Again With The Black Confederates

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In yesterday's open thread there's a discussion about a black slave who evidently fought with his master for the Confederacy in the Civil War. As some of the commenters note, the definitive book on this subject is Bruce Levine's incredible Confederate Emancipation. (A lecture by Levine is embedded below.) I think it helps to understand that some 650,000 people fought for the Confederacy. I don't think find it impossible, or even, unlikely that some black person, somewhere was among that number. What is false, and frankly risible, is the notion that these instances rose above the scant and anecdotal.

One reason this myth sticks around is that most of us don't really understand how important slavery was to the South. (Thinking back on Ken Burns' documentary, I wish he'd banged on this harder.) We think of it as a kind of incidental evil, not an essential feature of the Southern economy, culture and lifestyle. Here is Yale historian David Blight putting in gripping terms exactly what slavery meant to South and America:

By 1860 there were approximately 4,000,000 slaves in the United States, the second largest slave society--slave population--in the world. The only one larger was Russian serfdom. Brazil was close.  But in 1860 American slaves, as a financial asset, were worth approximately three and a half billion dollars--that's just as property. Three and a half billion dollars was the net worth, roughly, of slaves in 1860. In today's dollars that would be approximately seventy-five billion dollars. In 1860 slaves as an asset were worth more than all of America's manufacturing, all of the railroads, all of the productive capacity of the United States put together. Slaves were the single largest, by far, financial asset of property in the entire American economy. The only thing worth more than the slaves in the American economy of the 1850s was the land itself, and no one can really put a dollar value on all of the land of North America.

You have to get this--trying to imagine the South without slavery, is like trying to imagine Detroit without auto companies. Likewise, embracing the Lost Cause is like imagining feudal Europe as Authurian legend, and insisting that there were no  serfs. As much as Detroit is the car industry, the South, to varying degrees, was slavery. Slavery, contributed to the Mexican-American war. Slavery ignited the dreams of proto-Confederates looking to annex Cuba. Slavery inscripted entire societies, mandating, for instance, that all able-bodied white men in Virginia--whether slave-holder or yeoman--do serve in the slave patrols.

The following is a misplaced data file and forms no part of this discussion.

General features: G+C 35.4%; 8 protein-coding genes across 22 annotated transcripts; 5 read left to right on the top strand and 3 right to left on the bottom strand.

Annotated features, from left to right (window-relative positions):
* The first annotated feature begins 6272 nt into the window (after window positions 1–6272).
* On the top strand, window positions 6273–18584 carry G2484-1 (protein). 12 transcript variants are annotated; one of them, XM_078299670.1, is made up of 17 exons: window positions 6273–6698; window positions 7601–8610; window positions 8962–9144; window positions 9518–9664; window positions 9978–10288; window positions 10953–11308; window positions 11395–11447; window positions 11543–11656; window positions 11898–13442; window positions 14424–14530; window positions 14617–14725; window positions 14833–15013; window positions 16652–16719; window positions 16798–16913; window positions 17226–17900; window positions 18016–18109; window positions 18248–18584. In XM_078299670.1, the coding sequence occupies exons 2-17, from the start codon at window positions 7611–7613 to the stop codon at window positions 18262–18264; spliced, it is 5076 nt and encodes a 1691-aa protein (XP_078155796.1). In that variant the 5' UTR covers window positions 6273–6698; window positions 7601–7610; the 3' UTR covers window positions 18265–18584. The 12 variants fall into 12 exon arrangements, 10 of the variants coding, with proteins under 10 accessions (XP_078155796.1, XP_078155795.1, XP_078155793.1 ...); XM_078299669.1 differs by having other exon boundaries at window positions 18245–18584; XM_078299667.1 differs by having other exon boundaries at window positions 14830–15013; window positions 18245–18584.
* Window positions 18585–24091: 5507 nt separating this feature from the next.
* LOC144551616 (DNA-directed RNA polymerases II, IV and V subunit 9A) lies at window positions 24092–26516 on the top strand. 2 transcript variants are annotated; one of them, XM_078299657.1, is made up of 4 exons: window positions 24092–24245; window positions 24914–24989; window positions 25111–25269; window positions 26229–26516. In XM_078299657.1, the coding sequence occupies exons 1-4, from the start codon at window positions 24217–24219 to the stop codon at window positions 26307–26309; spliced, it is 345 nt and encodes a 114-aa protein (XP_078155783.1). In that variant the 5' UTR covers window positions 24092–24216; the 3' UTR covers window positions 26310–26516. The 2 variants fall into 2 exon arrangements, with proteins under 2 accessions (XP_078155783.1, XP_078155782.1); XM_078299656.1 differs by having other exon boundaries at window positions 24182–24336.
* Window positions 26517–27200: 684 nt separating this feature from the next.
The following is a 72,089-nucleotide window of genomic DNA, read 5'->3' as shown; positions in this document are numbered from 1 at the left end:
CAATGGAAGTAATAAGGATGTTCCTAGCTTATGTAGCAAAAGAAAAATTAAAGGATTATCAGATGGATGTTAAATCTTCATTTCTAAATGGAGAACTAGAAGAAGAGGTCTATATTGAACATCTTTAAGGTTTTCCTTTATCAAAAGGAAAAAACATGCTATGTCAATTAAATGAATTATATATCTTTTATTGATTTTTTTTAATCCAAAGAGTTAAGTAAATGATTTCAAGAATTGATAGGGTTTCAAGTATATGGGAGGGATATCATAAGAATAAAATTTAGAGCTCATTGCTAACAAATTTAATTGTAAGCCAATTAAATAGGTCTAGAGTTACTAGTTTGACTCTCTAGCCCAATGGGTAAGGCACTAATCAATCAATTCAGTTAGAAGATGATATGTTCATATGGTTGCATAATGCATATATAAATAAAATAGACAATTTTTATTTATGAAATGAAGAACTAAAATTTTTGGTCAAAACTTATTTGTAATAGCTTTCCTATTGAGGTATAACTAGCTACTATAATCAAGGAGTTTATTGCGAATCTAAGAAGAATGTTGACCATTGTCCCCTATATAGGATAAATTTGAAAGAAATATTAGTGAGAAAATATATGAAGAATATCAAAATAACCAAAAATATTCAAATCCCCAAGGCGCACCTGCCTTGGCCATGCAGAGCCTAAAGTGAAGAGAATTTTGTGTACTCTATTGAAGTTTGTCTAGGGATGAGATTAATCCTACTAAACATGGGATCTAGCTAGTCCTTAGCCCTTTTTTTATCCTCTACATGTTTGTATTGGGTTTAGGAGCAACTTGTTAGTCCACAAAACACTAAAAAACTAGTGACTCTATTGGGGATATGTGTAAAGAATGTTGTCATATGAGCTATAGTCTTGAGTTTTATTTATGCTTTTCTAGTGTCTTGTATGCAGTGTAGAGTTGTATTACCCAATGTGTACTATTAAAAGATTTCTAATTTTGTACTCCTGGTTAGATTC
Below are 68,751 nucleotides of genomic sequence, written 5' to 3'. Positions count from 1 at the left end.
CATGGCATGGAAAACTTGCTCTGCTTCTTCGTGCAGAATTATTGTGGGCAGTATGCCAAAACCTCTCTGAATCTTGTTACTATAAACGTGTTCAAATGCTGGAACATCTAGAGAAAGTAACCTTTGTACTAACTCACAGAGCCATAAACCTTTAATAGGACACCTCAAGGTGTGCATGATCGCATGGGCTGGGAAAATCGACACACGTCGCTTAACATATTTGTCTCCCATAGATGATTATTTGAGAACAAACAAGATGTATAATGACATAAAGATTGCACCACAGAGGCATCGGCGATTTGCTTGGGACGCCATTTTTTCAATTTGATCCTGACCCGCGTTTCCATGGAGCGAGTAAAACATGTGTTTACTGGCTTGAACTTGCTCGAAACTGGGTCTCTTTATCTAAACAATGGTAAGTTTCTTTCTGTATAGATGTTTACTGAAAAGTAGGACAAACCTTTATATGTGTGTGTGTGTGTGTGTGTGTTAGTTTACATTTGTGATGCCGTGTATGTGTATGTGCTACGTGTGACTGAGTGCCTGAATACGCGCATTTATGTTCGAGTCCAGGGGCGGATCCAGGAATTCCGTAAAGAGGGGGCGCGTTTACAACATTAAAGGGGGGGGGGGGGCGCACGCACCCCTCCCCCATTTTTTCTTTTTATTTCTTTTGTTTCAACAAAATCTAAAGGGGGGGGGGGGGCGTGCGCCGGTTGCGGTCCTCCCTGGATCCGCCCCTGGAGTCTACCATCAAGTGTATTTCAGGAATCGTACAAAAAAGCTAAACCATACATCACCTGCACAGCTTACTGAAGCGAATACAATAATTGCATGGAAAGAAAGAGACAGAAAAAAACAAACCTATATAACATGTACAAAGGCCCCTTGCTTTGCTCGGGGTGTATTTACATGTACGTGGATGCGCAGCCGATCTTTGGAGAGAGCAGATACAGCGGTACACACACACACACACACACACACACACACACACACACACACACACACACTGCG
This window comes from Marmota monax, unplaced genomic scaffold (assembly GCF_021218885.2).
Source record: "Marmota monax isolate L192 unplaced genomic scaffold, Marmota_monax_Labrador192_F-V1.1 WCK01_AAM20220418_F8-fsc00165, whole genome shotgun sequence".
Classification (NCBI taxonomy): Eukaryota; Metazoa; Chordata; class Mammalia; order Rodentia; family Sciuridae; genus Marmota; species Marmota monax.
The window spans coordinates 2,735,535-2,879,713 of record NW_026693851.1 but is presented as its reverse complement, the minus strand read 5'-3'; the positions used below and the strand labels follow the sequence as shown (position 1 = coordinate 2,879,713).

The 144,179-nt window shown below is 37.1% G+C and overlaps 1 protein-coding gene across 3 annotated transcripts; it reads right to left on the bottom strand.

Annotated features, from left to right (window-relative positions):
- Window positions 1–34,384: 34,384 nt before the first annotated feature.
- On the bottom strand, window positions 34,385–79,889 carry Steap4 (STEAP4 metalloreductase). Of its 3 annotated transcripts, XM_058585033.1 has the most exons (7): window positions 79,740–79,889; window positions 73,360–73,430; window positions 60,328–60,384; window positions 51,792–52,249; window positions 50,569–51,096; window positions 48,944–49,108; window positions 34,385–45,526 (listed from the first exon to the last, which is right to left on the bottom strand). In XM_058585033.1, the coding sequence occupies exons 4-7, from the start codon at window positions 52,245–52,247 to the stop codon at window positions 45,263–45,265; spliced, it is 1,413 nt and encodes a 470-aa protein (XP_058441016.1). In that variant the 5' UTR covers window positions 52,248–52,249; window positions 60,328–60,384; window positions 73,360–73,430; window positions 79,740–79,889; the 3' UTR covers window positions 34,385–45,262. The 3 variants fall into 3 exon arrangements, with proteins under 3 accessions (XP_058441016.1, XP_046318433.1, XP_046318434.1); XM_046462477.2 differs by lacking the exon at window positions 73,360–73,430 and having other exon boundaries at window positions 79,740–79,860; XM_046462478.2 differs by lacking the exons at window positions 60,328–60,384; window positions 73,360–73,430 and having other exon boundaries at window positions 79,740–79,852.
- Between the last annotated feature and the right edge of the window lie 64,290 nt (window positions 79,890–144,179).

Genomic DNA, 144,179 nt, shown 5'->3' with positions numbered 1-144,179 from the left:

There is no antebellum South (as we know it) without slavery, and the first rule in preserving that South, consisted of doing whatever it took to keep blacks--free and enslaved--unarmed at all times. That rule extended right up to the Civil War. In Virginia, free black could not even bear arms in the state militia, much less serve in the Confederate army. Again, I'm sure you can find anecdotes about slaves or free blacks serving here and there. Much like you can probably find anecdotes about trusted slaves owning guns, or women fighting in the Army. But the prospect of the South arming blacks en masse, as the Union did to the tune of 180,000 black soldiers, is only slightly less batshit insane than the prospect of the Nazis arming Jews to fight the Russians.

Ultimately this is about Lost Causers and their cloying need to believe in the perfection of their ancestors. It's quite sad. Paul Robeson is one of my heroes. But he was wrong about communism, and grievously wrong about Stalinist Russia. I love John Brown. But his scheme was crazy.

Forcing ones ancestors to be Christ-like, is the ultimate act of selfishness. It asks those who would die for us to, essentially, die yet again. They are not allowed to live in our memory as fully-formed humans, but instead are petrified by our need for a Godhead. You have to let them live, else your reverence is pageantry, and your estimation, blasphemous.

They were human.  And we were all human.

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Ta-Nehisi Coates is a national correspondent at The Atlantic, where he writes about culture, politics, and social issues. He is the author of the memoir The Beautiful Struggle.

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